If we measure just particle two then the square gets taller in the up down direction becomes a rectangle then develops a horizontal line somewhere across the middle and then the two new rectangles start to move up and down away from each other.
Where does this line form? It depends on the original spin. If it was all spin up coning in it forms on the far edge, i.e. the whole beam just deflects without forming two beams. If the incoming spin is an equally sized superposition of spin up and spin down then the line forms right in the exact middle and equally sized beams go left and right. For spin that is more spin up than spin down the line forms so the two beams have relative sizes related to how much more spin up the incoming beams had compared to spin down. (For experts, the L2 norm of each beam adds up to the L2 norm of the incoming beam with the sizes relative to the L2 size of the projection of the original spin onto the spin eigenstates.)
So now we understand what measurement look like, and we can visual in real time what happens in a real measurement. This is great (and most people don't bother to learn this skill).
So let's look at an entangled state where the spins are entangled to have the same spin as each other. To do this, it happens to require that the beam splits into two equal beams.
So what happens if you measure particle one first? Recall that the square gets longer in the left right direction, becomes a rectangle then develops a vertical line somewhere down the middle and then the two new rectangles start to move left and right away from each other. But in this case the line forms right in the middle. And remember that the two separated beams have the spin get polarized? Well, since the spins are entangled both spins become up in one rectangle and both spins become down in the other rectangle. But the rectangles didn't get taller, to the person standing by the other beam it still looks like a regular width beam. Now if you measure the second beam, each of those rectangles just starts deflecting up or down because each of them is purely spin up or purely spin down, and that is what a spin measurement does on something that is all spin up (it deflects it up) or all spin down (it deflects it down). So you end up with two squares in the $z_1,z_2$ plane.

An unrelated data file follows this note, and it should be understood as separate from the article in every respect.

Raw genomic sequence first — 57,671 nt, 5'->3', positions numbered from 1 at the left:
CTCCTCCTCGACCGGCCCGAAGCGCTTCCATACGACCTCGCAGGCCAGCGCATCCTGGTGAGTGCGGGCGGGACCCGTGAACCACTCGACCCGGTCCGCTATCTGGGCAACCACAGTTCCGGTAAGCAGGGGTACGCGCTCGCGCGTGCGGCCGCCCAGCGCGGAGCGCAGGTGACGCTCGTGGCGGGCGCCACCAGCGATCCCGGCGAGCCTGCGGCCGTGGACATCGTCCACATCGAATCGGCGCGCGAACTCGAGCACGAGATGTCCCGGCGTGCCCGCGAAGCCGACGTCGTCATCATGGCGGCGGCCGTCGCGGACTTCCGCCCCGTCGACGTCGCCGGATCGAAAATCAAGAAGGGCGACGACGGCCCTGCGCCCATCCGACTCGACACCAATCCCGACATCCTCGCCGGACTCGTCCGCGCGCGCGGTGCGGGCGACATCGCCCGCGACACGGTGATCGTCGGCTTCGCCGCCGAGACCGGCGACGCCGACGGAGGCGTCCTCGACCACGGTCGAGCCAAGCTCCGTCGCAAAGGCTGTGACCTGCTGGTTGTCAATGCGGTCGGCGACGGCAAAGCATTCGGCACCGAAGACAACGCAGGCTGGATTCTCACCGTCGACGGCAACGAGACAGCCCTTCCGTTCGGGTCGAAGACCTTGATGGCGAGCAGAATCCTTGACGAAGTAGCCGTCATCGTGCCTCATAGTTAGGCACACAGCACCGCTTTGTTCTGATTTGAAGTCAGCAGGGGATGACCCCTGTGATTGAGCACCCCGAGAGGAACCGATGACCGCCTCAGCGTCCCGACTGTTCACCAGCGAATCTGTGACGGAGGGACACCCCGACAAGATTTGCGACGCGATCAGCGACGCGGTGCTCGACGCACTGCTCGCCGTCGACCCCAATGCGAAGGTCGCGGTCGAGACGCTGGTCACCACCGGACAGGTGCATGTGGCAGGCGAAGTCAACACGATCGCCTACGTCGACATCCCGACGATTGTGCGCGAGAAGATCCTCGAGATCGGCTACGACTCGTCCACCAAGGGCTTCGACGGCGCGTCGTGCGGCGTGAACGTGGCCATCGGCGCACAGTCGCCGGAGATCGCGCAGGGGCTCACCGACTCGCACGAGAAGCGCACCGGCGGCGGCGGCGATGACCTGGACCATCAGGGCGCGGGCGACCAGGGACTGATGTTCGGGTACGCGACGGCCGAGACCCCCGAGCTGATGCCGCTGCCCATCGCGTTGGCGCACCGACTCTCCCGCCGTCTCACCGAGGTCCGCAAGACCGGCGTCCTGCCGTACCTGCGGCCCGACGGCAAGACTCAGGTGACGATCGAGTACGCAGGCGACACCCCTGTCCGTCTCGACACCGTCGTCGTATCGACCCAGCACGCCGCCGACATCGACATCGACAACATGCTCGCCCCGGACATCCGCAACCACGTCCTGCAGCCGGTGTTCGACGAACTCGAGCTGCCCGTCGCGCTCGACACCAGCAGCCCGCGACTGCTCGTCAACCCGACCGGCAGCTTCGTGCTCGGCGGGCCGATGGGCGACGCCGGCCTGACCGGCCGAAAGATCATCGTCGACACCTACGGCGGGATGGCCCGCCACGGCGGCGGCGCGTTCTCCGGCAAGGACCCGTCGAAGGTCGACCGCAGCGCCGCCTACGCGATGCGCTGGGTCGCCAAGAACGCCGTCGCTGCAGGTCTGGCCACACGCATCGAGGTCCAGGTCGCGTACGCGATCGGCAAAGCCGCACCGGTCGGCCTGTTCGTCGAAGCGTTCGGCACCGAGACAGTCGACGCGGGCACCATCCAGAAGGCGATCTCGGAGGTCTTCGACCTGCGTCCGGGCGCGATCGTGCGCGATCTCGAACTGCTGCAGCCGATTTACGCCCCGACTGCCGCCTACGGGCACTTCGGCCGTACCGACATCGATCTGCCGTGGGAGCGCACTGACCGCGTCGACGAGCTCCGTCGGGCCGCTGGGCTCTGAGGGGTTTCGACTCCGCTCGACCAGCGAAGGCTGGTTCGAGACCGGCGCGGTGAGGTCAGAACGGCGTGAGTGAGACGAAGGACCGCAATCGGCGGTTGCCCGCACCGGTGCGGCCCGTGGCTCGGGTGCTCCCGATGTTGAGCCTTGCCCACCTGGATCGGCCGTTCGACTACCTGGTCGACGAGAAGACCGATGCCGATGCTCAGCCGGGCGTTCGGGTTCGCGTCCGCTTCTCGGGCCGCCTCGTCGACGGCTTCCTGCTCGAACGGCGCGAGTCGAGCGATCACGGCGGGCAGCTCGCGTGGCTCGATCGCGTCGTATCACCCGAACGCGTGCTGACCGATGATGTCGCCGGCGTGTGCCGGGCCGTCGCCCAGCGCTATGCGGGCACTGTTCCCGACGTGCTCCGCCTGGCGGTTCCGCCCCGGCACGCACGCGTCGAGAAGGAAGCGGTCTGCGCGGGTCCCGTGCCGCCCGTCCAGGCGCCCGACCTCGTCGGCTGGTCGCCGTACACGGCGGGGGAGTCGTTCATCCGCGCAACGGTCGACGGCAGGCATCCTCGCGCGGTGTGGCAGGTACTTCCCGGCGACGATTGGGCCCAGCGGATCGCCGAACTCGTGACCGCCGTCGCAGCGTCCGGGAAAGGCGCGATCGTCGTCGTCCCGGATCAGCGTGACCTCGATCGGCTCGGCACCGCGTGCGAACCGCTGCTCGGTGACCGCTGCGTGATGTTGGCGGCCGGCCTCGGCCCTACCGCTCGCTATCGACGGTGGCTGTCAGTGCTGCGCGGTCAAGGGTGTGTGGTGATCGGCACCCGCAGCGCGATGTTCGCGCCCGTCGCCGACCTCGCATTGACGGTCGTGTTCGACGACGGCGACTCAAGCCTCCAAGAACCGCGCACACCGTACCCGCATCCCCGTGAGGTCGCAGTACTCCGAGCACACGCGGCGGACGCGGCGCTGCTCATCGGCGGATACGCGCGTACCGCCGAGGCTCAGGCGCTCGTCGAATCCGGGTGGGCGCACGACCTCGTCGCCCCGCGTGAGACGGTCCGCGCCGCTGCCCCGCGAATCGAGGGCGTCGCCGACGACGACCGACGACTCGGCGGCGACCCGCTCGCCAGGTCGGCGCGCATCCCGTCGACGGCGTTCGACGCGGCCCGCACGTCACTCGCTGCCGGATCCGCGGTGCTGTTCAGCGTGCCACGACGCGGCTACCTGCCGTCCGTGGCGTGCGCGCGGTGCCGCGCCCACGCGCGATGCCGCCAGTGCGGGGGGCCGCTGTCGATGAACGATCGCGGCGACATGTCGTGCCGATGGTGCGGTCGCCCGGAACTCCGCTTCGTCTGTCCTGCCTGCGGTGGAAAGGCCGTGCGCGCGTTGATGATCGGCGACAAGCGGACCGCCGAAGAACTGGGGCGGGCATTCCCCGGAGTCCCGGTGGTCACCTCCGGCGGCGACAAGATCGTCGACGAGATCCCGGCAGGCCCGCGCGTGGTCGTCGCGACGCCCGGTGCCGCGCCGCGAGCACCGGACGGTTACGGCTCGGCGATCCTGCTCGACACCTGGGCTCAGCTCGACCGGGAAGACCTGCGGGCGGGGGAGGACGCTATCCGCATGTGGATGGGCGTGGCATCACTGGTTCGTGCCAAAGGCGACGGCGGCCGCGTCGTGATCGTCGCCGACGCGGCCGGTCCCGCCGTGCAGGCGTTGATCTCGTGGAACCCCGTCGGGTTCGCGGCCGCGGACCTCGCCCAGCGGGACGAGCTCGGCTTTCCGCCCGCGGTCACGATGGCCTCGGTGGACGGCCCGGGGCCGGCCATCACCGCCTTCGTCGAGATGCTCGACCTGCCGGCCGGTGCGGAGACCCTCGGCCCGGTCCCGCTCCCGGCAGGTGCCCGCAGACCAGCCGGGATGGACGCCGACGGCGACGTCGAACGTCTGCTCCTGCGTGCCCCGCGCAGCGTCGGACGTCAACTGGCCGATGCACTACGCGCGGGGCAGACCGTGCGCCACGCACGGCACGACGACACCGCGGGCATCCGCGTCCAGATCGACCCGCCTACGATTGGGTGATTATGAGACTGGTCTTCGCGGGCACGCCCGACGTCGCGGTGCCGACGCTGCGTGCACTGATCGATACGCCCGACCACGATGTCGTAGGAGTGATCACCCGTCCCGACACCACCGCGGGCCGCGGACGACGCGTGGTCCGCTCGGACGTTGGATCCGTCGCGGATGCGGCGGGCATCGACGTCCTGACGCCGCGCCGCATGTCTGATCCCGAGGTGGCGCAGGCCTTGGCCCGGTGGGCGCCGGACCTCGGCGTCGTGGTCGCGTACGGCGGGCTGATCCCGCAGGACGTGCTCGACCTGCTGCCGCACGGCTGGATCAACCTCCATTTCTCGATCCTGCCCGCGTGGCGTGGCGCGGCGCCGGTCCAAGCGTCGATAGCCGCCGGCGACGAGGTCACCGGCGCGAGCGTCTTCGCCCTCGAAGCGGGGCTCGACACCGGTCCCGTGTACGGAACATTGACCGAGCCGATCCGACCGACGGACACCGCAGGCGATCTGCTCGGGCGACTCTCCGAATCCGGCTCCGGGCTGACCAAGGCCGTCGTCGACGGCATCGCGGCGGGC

What if you measured the spin of particle two first? Then the initial square grows taller in the up down direction becomes a rectangle then develops a horizontal line right across the exact middle and then the two new rectangles start to move up and down away from each other. But then remember that the two separated beams have the spin get polarized? Well, since the spins are entangled both spins become up in one rectangle and both spins become down in the other rectangle. But the rectangles didn't get wider, to the person standing by the other beam it still looks like a regular width beam. Now if you measure the first beam, each of those rectangles just starts deflecting left or right because each of them is purely spin up or purely spin down, and that is what a spin measurement does on something that is all spin up (it deflects it right) or all spin down (it deflects it left). So you end up with two squares in the $z_1,z_2$ plane.
In both cases the squares are in the upper-right corner of the $z_1,z_2$ plane and the lower-left corner of the $z_1,z_2$ plane. This is because it was entangled to have the same spin. If they were entangled to have opposite spins they would have ended up in the upper-left and the lower-right.
What if you measure both beams at the same time? It evolves from one square into two squares in those opposite corners as the spin polarizes to have the spins be correlated.
Now, you talked about signalling.
Let's say you measured particle one first. Then a vertical line appeared and two squares separated in the left right direction. What does that look like to the person by the second beam? Nothing. All the changes happened to the z of particle one, to someone that can only see particle one any motion left-right is undetectable. That whole getting longer and separating and moving left and right was all about the configuration where the only thing changing was the coordinate of the particle you can't see. But what about the spin? That changed, right? But you can't see spin. In fact these separating beams is how you detect spin.
All the second person can see is that they have a beam and that later they can get two beams. They have no idea whether the beam is separated in the direction of some other particle that is far away from them. One person can only see one particle, the one with an x coordinate near them (I know we were drawing the x coordinates but that how you know which particle you are measuring, one person was near $x=0m$ the other person was near $x=10m$ and each had just one particle near them).
So one person can only see the up down direction in our $z_1,z_2$ plane and the other person can only see the left right direction in our $z_1,z_2$ plane. So they can't send information to each other.
Which is great, since for other reasons we happen to know that simultaneous is not an objective thing.